- Modular: If you could see where this was going, give yourself a cookie. Modular PSUs have receptacles for each PSU cable and a large bag of cables that you can pick and choose to power only the components you have. They are slightly more expensive than the other two options, but they give you more flexibility when building and if you want to use custom cables, this is your best bet.
Connect everything together
The next step is to determine exactly which power connectors you need for the hardware you are purchasing. All the cables you need will come with the power supply you decide to buy, you just need to figure out how many of each connector you need.
- 24 pin motherboard: It’ll always be there, there’ll only be one, and it’s the main power connector on your motherboard and you can’t miss it – it’s huge.
- 4/8 pin CPU/EPS: This connector powers your CPU, and only your CPU. Some PSUs have two, to power motherboards that have more than two 4-pin EPS sockets that are typically designed for overclocking. Usually located on the top left of your motherboard.
- 6/8 pin PCIe/GPU: These are intended to power your graphics card or some add-on cards such as sound cards that have additional power requirements. They are usually split into 6+2 instead of a solid 8 pin because GPUs use both 6 pin and 8 pin sockets for power depending on how many watts they need. Make sure you have enough for the GPU you buy.
- SATA: These small connectors power hard drives, solid-state drives, and things like fan hubs or RGB controllers. Most PSUs have multiple SATA connectors on a single cable, so you can plug in more than one thing without needing a lot of cables from your PSU.
- 4 pin MOLEX: These have mostly been replaced by SATA, but you’ll still find at least one cable with MOLEX on it if you buy a modular power supply, because things like pumps used for water cooling and some older items equipped of RGB use it instead of SATA for power.
Spend a minute thinking about efficiency
While wattage is one of the most important considerations when choosing a power supply, it’s not the only thing to think about. An inefficient power supply creates heat, which leads to wasted energy, higher electricity bills, and could potentially shorten the life of other components.
For power supplies, the efficiency rating is based on the “80 Plus” scale. A PSU rated at 80 Plus should be at least 80% efficient, so only 20% of the energy is lost as heat. The rest of the scale is based on precious metals, with bronze being 82% effective, silver 85%, gold 87%, platinum 89%, and titanium 90%.
These efficiency ratings are all based on a 100% PSU load. Now PSUs are more efficient at 50% load, so you can get 94% efficiency on a Titanium PSU at that load. If it matters to you, you want the highest precious metal, and you should also buy a power supply that is twice the power needed by the rest of your system.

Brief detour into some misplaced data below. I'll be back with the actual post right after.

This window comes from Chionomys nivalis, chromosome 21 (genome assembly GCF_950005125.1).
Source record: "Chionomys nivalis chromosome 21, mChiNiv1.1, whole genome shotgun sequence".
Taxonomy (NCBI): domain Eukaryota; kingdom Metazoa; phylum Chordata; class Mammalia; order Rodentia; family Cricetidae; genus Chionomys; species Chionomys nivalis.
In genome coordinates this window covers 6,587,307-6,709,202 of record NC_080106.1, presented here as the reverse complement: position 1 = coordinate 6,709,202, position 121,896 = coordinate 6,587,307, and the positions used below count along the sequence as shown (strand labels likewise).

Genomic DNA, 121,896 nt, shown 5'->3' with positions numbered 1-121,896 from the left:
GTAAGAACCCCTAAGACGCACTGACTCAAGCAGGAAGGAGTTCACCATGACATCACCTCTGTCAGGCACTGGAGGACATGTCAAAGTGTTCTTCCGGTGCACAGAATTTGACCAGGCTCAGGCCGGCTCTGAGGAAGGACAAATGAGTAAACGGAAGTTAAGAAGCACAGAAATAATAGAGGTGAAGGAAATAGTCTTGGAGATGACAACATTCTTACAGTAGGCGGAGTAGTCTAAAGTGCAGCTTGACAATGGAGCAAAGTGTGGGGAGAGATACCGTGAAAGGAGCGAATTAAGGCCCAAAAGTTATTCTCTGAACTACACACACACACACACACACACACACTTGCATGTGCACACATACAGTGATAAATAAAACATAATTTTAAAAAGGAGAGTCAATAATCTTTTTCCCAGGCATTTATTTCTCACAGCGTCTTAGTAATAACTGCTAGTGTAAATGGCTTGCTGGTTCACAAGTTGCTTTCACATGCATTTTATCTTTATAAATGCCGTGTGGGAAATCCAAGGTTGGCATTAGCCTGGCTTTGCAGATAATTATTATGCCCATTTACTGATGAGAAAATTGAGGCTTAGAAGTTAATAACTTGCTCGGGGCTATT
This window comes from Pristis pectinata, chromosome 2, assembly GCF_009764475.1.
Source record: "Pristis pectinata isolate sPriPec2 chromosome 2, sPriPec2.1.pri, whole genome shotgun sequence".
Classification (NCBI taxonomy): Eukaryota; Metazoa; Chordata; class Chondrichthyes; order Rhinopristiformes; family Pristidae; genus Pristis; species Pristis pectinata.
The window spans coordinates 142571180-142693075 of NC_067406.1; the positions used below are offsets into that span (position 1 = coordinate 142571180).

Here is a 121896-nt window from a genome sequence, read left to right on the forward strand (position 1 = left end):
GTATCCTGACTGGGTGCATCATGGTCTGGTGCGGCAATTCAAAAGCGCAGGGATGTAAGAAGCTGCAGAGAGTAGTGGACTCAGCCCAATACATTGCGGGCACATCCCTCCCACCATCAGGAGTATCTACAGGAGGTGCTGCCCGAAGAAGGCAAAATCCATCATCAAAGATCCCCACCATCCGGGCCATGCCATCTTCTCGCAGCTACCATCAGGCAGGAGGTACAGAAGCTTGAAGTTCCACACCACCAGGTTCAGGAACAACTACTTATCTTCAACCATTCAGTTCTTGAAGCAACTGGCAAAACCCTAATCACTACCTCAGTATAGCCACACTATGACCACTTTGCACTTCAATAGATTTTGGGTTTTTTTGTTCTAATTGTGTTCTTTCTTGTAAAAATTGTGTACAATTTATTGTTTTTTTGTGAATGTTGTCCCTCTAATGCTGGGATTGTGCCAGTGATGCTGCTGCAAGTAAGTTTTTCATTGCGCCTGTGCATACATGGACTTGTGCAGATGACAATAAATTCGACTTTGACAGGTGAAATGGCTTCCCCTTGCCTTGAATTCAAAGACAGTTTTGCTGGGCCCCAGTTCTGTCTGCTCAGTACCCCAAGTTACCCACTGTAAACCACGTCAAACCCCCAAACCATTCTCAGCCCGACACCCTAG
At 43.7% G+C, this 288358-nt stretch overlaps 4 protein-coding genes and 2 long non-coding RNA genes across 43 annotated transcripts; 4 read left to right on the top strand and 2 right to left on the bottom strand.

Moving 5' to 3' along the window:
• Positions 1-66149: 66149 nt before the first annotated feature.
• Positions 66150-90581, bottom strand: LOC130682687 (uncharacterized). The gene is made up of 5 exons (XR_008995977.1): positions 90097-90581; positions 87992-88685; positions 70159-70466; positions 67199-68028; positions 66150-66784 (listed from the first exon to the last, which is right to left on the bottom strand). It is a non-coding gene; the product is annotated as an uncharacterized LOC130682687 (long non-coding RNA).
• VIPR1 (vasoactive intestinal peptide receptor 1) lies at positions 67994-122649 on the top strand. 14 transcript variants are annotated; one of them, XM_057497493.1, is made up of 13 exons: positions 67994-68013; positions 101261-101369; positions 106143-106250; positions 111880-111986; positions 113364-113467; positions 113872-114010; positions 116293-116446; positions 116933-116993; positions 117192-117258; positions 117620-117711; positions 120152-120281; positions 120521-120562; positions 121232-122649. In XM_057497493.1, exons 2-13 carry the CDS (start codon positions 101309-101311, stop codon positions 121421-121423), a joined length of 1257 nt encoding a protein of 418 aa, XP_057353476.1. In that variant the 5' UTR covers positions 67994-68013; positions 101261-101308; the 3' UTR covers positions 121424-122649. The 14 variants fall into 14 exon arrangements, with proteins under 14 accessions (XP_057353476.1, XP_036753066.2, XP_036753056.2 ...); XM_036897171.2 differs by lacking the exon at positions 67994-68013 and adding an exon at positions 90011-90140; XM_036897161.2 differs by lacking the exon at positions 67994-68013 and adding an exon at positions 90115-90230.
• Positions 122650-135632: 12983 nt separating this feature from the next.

Oh, and while we’re on the subject of heat, consider the noise generated by the PSU fan. Many PSUs these days have “quiet” or “eco” modes, which don’t spin up the cooling fan unless the PSU temperature exceeds a certain threshold. You’ll want it if noise is a consideration for you.
There aren’t many things you can buy to accessorize your PSU, but the most common cables are fully jacketed cables. These replace the annoying cables that come with most power supplies, but you need to make sure you buy ones made specifically for your power supply or you run the risk of blowing up your expensive computer.
The safest way is to get cable extensions, which connect to the end of your existing cables so that only the visible section inside your case is fully jacketed.
A final word on power supplies
Usually you won’t see your PSU while it’s inside your case, so it doesn’t really make sense to buy one for aesthetic reasons as well as all the ones we’ve covered. This may change depending on your choice of chassis or because you are building a demo version and want to show it off.
The last thing is to consider what percentage of your budget you are going to spend on it. Ten to fifteen percent of your total budget is a good rule of thumb, with some wiggle room for special features or if you want this PSU to last multiple versions.
We’re big fans of EVGA and their fully modular power supplies, so this is a good place to start if you don’t want to go through the whole process.
What do you think? Did you learn anything from this article on power supplies? Any tips you would like to add? Let us know below in the comments or forward the discussion to our Twitter or facebook.